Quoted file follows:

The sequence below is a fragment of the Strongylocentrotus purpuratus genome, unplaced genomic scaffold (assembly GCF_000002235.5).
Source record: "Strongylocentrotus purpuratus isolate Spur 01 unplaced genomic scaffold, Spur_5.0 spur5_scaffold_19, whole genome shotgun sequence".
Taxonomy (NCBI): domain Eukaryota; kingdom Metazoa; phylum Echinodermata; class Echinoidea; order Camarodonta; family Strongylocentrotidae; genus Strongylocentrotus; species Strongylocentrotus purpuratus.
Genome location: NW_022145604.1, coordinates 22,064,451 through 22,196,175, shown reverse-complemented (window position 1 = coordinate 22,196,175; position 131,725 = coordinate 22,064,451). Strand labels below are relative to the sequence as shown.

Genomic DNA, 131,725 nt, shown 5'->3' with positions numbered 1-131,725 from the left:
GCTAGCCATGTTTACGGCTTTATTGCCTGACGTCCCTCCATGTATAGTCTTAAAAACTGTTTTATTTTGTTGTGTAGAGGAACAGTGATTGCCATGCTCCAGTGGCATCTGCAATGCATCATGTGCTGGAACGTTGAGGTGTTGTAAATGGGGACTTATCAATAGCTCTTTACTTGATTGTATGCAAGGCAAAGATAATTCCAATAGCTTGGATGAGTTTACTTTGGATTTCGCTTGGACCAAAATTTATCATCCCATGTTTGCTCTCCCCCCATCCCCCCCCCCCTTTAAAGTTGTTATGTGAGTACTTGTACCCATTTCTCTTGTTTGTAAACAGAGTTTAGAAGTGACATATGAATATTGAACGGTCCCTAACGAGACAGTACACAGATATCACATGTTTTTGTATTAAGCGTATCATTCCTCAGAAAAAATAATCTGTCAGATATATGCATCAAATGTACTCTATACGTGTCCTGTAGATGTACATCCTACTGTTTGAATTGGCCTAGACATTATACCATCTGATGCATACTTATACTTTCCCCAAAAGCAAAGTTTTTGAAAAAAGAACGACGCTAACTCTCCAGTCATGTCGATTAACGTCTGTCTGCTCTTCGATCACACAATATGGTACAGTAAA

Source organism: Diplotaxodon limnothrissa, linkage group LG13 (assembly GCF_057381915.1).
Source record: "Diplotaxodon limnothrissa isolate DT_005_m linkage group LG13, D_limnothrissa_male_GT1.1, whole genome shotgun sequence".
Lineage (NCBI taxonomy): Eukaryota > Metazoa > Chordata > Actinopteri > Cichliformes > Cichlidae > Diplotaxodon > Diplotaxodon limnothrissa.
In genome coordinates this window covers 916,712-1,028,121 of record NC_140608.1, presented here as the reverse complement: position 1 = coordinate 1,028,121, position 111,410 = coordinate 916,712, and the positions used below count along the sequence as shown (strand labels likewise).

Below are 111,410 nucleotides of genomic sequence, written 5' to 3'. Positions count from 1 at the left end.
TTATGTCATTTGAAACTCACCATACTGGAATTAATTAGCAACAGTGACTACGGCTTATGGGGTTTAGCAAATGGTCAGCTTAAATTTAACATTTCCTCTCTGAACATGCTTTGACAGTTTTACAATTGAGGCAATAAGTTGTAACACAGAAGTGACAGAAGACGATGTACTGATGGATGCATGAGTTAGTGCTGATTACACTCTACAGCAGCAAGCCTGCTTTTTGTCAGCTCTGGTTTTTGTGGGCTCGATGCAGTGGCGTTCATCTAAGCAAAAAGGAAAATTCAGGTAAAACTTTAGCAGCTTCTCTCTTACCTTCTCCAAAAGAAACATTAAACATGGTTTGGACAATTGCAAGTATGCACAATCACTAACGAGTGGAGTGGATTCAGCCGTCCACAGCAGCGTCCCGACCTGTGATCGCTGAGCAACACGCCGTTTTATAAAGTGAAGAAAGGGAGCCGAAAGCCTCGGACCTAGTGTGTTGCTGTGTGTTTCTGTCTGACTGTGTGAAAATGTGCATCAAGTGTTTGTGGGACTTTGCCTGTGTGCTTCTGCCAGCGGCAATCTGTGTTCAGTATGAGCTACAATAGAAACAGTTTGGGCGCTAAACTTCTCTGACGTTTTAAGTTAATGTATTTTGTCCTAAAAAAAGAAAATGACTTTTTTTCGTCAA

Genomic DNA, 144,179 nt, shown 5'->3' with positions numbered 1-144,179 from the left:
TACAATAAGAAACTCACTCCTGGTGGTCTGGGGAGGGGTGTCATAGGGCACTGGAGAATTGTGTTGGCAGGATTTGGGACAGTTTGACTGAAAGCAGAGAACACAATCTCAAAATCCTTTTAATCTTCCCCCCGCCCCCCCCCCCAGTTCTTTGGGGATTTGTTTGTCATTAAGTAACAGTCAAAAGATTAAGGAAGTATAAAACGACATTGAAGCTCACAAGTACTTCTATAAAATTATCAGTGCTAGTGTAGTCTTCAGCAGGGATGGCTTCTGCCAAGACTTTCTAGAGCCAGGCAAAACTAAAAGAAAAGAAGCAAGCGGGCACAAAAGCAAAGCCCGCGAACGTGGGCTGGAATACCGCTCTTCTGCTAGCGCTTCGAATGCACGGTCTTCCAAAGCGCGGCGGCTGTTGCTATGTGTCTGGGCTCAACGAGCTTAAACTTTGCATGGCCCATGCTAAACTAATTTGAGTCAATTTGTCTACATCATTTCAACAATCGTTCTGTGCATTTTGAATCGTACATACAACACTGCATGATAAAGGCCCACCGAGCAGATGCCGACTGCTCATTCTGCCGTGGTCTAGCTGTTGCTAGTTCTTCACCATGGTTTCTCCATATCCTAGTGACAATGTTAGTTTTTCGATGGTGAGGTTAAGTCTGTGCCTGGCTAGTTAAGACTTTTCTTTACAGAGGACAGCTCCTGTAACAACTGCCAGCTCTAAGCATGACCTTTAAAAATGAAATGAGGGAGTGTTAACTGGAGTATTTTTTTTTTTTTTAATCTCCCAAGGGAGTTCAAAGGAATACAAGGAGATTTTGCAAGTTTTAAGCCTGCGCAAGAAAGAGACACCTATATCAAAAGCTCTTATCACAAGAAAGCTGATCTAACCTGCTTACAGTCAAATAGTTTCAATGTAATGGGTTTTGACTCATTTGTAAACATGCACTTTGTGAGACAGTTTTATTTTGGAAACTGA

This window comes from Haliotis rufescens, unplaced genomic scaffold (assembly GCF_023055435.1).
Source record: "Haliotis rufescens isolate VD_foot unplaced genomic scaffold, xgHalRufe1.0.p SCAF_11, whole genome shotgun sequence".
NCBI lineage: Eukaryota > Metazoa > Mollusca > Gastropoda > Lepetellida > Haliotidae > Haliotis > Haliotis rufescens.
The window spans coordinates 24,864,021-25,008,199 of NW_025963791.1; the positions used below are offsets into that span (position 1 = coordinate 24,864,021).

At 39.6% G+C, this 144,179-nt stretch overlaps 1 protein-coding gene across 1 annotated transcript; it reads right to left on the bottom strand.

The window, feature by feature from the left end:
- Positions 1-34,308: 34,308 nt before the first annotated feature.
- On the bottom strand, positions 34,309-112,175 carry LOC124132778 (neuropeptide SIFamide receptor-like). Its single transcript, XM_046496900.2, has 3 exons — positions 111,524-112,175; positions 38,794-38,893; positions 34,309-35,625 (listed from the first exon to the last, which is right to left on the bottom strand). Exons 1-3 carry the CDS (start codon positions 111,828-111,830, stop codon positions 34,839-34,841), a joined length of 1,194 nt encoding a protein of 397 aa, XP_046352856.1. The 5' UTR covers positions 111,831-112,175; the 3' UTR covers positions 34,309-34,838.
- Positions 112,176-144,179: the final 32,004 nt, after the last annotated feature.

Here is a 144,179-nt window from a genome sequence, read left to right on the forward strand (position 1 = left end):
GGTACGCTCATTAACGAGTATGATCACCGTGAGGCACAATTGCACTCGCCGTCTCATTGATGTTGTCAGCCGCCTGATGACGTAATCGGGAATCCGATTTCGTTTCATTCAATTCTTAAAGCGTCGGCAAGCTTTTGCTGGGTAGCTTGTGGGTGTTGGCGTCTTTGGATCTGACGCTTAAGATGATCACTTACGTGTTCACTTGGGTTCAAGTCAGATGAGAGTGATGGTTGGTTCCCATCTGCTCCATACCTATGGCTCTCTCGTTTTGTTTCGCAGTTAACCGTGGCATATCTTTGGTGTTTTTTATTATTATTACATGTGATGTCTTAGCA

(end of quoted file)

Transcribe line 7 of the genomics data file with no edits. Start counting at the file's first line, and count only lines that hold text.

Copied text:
Source organism: Diplotaxodon limnothrissa, linkage group LG13 (assembly GCF_057381915.1).